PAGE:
• coachsarah

5/7/19: Say "underwear"!!!!!

The Morning Mantra is available on iTunes, Overcast, Stitcher, Youtube, Soundcloud, Spotify, Youtube and pretty much anywhere podcasts can be found. Transcripts forthcoming on the blog at www.coachedandloved.com

I love it when people tell me “the days are long but the years are short.” Yeah, you’re right, I will “treasure every moment.” Actually, I’ll tell you what I will treasure, and it’s this: the fact that right now, the worst insult my kid can throw at me is “Mommy, you are a BAD GUY!”

Hi, this is Coach Sarah, and this is the Morning Mantra.

*cue intro music*

Hi, my name is MK Fleming. I'm a run coach based in Denver, Colorado. But this isn't a podcast about running, exactly. Don't tell my clients, but *whispers* we're never really talking about the running. When you know a crap-tastic event is coming it helps to have a mantra to keep you centered and focused as you move through it. You don't have to be an athlete to be hashtag #coachedandloved by coach MK. And if you are here, then you are hashtag #winningatlife.

*music ends*

Today’s mantra is: Say "underwear." Say "underwear."

Today’s mantra comes to you courtesy of my 3-year-old, Rosalind. Yes, she is three and she totally has a mantra - she is winning at life just like her mom. Her mantra comes from a book called Underwear, published in 1988 by Mary Elise Monsell, illustrated by Lynn Munsinger, a book which belonged to my husband when he was a child. It entered our home collection last winter, and for a little while we read it multiple times a day. It’s adorable and the illustrations are fabulous - it’s about Zachary the zebra and Orfo the orangutan who travel together to a yearly Underwear Festival and just adorn themselves with underwear of every type and enjoy the silliness of it all. They also befriend Igor the Egret and Bismark the Buffalo, and Bismark is not into the whole underwear thing. He sees no utility in underwear - can you eat it? No? Does it make you run faster? No? Then get outta here with this. He is all work and no play, and the other animals feel sorry for him. This thing that makes them so happy is somehow out of reach for him - he cannot see the unalloyed good in simply feeling joy. “Buffalo,” he says, “don’t need to feel happy.” Finally the other animals say to him you know what, you’re right - I bet you can’t laugh even if you say underwear ten times.” Bismark decides to give it a try, and - spoiler alert - before long he is totally overcome with laughter. This was Ros’s favorite part - she would make me read this page again and again, re-enacting each time the way Bismark’s sour puss turns into uncontrollable giggling.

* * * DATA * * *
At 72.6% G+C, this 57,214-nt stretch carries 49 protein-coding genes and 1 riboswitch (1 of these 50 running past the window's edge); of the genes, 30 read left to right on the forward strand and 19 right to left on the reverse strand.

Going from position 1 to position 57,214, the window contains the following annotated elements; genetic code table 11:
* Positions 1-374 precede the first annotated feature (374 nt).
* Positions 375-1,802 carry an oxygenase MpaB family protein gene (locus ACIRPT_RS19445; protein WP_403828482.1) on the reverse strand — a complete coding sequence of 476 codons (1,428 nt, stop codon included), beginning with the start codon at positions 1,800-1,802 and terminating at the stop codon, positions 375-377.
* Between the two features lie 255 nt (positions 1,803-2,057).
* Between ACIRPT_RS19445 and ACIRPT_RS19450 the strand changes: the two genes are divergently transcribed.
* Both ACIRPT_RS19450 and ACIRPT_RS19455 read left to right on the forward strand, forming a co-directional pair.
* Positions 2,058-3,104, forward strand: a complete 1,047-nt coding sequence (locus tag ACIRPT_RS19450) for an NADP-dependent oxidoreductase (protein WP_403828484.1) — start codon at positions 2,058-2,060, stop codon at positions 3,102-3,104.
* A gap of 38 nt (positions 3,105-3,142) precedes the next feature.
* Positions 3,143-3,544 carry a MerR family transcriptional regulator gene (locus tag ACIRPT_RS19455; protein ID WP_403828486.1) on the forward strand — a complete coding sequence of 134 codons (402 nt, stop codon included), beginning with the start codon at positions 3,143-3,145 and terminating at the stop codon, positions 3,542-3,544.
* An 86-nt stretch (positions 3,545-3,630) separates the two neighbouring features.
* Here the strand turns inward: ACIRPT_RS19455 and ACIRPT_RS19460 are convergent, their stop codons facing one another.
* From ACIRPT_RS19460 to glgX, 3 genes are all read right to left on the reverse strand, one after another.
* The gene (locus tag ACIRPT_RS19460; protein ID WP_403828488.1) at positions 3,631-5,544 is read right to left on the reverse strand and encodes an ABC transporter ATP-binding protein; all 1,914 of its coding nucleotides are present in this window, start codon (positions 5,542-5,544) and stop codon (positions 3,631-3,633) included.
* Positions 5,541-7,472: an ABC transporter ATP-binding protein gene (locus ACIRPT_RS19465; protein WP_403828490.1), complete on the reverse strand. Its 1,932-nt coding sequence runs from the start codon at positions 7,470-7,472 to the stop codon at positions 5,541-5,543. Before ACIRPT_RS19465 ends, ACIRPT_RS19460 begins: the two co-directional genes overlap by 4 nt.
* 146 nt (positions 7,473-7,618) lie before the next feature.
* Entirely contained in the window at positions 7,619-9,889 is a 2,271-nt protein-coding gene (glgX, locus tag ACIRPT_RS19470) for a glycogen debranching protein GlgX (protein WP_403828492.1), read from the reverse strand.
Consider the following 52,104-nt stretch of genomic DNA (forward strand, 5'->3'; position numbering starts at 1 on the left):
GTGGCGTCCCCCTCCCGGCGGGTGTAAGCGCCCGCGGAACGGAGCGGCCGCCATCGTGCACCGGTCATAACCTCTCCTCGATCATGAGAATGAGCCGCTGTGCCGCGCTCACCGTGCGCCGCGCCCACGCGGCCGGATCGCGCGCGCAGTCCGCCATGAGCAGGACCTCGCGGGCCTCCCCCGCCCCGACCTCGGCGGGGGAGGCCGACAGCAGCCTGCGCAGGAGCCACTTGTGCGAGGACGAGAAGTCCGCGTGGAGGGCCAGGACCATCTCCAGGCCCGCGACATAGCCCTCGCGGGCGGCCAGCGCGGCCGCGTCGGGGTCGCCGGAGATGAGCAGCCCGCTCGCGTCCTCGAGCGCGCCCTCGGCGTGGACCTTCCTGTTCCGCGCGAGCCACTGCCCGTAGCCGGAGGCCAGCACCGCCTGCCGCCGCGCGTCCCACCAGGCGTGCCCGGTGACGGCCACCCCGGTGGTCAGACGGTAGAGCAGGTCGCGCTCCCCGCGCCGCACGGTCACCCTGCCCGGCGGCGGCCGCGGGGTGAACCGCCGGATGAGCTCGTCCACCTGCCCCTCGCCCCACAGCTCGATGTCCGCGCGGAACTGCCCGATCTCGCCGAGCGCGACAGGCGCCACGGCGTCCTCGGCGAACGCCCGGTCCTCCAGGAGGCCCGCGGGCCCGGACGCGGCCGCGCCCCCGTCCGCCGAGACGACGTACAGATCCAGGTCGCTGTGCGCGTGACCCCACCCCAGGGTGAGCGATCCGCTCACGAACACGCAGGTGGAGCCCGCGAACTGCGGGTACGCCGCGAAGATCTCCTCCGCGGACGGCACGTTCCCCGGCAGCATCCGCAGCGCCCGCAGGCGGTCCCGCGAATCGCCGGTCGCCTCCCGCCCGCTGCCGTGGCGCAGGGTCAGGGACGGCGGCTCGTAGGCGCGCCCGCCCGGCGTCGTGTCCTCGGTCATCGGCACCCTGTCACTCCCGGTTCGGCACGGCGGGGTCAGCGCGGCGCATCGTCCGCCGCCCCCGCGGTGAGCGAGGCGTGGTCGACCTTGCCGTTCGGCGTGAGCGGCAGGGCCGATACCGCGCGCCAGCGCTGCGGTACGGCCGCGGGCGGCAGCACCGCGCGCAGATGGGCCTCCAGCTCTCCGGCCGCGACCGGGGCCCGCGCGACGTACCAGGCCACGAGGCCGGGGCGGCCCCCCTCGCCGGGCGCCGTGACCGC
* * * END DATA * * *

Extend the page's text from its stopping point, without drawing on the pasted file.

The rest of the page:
It has been a while since we read Underwear together. But the story has entered our shared lexicon, I’ve noticed. If you’ve raised a child, cared for a child, I don’t need to tell you that negotiating with a strong-willed three-year-old can raise your heart rate well over the ventilatory threshold. I work very, very hard at keeping my voice level, at not yelling, at preventing the drama of which pajamas are available to wear from taking hold of me. But in order to do this, I feel myself harden - I dig in, breathe deeply, and hold the line. Ros senses this in me, and once we’re through whatever the moment is and she can see that I am still white-knuckling it, she looks me in the eye and commands me: “mommy, say Underwear.”

The more I think about it, the more this impresses me. She’s trying to get me to crack a smile, of course, but it goes much deeper than that - I truly think that this gets to the core of what a mantra is supposed to do. It’s not a chant, it’s not some aspiration that you wish were true - it’s an anchor, something concrete to grab onto that keeps you centered and focused in a difficult or uncertain situation. When Ros feels me clamp down, she turns to Underwear to restore our equilibrium with a dose of lightness. She is reaching out for what has become a totem of joy and reminding me that I need to take hold of it as well. She is also asking me to reassure her that we’re good even though she knows I am frustrated. The crazy thing about this is that I remember having these feelings as a kid - I remember looking at my mom or my dad, knowing they were mad at me and had good reason to be mad at me, and wishing that they would just give me a sign that they still loved me. I hated when anyone was mad at me - still do - and so I clung to the reminders that love was always there. As long as I knew lightness would return, I was okay.

This is a highly perceptive gift that my child has given me - a signal that she needs that reminder from me. The really amazing part is that she is fully supplying me with it. She says “say underwear!” and I don’t even have to come up with the words - all I have to say is Underwear. And then she wants me to say it again, and I say it again, and seriously, people, you try to say "underwear" 10 times without laughing. It is not easy to do, no matter how pissed off you are. And I just really admire the emotional intelligence that I feel like this shows on her part, and I appreciate so much the fact that we have this way of communicating with each other, that we have this signal that lets me know, okay, it's time to exhale, it's time to take a step back, and it's time to say "underwear,"

*cue outro music*

You are Coached. You are Loooved, and you ARE winning at life. And you're definitely winning at life if you subscribe to my Nuzzel Newsletter, follow me on Facebook or follow me on Instagram. feel free to do all three!

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